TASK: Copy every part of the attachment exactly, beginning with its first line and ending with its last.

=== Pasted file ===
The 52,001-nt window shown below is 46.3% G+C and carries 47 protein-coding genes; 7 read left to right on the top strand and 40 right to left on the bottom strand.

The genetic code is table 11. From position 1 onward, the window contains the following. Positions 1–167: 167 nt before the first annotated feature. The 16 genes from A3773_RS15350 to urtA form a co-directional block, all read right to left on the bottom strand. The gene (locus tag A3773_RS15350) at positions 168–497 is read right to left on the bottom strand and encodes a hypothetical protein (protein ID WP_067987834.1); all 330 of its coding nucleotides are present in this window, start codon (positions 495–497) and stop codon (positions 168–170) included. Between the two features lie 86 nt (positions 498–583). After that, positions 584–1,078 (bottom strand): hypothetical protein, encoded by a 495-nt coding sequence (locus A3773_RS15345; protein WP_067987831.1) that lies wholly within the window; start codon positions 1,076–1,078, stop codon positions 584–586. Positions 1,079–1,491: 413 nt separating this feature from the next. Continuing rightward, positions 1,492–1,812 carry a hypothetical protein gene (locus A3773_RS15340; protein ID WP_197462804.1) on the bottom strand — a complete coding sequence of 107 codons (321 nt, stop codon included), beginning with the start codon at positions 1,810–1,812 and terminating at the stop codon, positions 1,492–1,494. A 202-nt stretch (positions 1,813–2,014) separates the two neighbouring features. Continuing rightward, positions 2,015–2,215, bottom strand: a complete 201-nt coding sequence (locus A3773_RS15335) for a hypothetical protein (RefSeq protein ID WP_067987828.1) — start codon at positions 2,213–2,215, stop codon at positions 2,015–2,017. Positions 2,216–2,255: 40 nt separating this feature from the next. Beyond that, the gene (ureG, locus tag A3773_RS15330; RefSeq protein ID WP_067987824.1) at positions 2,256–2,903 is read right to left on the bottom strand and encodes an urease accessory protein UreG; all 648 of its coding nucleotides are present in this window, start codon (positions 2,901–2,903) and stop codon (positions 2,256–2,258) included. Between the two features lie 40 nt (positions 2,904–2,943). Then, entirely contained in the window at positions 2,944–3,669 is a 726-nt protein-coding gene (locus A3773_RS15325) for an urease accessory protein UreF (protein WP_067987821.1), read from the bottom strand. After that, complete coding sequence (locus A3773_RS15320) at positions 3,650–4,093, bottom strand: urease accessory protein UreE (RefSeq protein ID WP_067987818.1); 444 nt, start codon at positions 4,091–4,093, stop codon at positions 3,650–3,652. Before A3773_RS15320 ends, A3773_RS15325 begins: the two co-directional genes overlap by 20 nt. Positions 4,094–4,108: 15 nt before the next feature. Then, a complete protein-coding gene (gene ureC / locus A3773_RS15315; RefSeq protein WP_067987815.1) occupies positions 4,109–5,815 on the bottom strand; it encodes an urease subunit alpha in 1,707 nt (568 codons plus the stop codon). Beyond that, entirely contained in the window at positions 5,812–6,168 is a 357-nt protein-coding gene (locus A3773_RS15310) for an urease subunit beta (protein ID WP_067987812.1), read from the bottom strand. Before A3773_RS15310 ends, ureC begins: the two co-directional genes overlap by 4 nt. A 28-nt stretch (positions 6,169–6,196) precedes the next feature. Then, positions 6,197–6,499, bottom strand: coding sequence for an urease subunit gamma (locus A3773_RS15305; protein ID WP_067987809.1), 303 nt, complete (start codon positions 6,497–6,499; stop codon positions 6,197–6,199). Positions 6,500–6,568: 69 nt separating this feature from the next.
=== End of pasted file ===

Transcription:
The 52,001-nt window shown below is 46.3% G+C and carries 47 protein-coding genes; 7 read left to right on the top strand and 40 right to left on the bottom strand.

The genetic code is table 11. From position 1 onward, the window contains the following. Positions 1–167: 167 nt before the first annotated feature. The 16 genes from A3773_RS15350 to urtA form a co-directional block, all read right to left on the bottom strand. The gene (locus tag A3773_RS15350) at positions 168–497 is read right to left on the bottom strand and encodes a hypothetical protein (protein ID WP_067987834.1); all 330 of its coding nucleotides are present in this window, start codon (positions 495–497) and stop codon (positions 168–170) included. Between the two features lie 86 nt (positions 498–583). After that, positions 584–1,078 (bottom strand): hypothetical protein, encoded by a 495-nt coding sequence (locus A3773_RS15345; protein WP_067987831.1) that lies wholly within the window; start codon positions 1,076–1,078, stop codon positions 584–586. Positions 1,079–1,491: 413 nt separating this feature from the next. Continuing rightward, positions 1,492–1,812 carry a hypothetical protein gene (locus A3773_RS15340; protein ID WP_197462804.1) on the bottom strand — a complete coding sequence of 107 codons (321 nt, stop codon included), beginning with the start codon at positions 1,810–1,812 and terminating at the stop codon, positions 1,492–1,494. A 202-nt stretch (positions 1,813–2,014) separates the two neighbouring features. Continuing rightward, positions 2,015–2,215, bottom strand: a complete 201-nt coding sequence (locus A3773_RS15335) for a hypothetical protein (RefSeq protein ID WP_067987828.1) — start codon at positions 2,213–2,215, stop codon at positions 2,015–2,017. Positions 2,216–2,255: 40 nt separating this feature from the next. Beyond that, the gene (ureG, locus tag A3773_RS15330; RefSeq protein ID WP_067987824.1) at positions 2,256–2,903 is read right to left on the bottom strand and encodes an urease accessory protein UreG; all 648 of its coding nucleotides are present in this window, start codon (positions 2,901–2,903) and stop codon (positions 2,256–2,258) included. Between the two features lie 40 nt (positions 2,904–2,943). Then, entirely contained in the window at positions 2,944–3,669 is a 726-nt protein-coding gene (locus A3773_RS15325) for an urease accessory protein UreF (protein WP_067987821.1), read from the bottom strand. After that, complete coding sequence (locus A3773_RS15320) at positions 3,650–4,093, bottom strand: urease accessory protein UreE (RefSeq protein ID WP_067987818.1); 444 nt, start codon at positions 4,091–4,093, stop codon at positions 3,650–3,652. Before A3773_RS15320 ends, A3773_RS15325 begins: the two co-directional genes overlap by 20 nt. Positions 4,094–4,108: 15 nt before the next feature. Then, a complete protein-coding gene (gene ureC / locus A3773_RS15315; RefSeq protein WP_067987815.1) occupies positions 4,109–5,815 on the bottom strand; it encodes an urease subunit alpha in 1,707 nt (568 codons plus the stop codon). Beyond that, entirely contained in the window at positions 5,812–6,168 is a 357-nt protein-coding gene (locus A3773_RS15310) for an urease subunit beta (protein ID WP_067987812.1), read from the bottom strand. Before A3773_RS15310 ends, ureC begins: the two co-directional genes overlap by 4 nt. A 28-nt stretch (positions 6,169–6,196) precedes the next feature. Then, positions 6,197–6,499, bottom strand: coding sequence for an urease subunit gamma (locus A3773_RS15305; protein ID WP_067987809.1), 303 nt, complete (start codon positions 6,497–6,499; stop codon positions 6,197–6,199). Positions 6,500–6,568: 69 nt separating this feature from the next.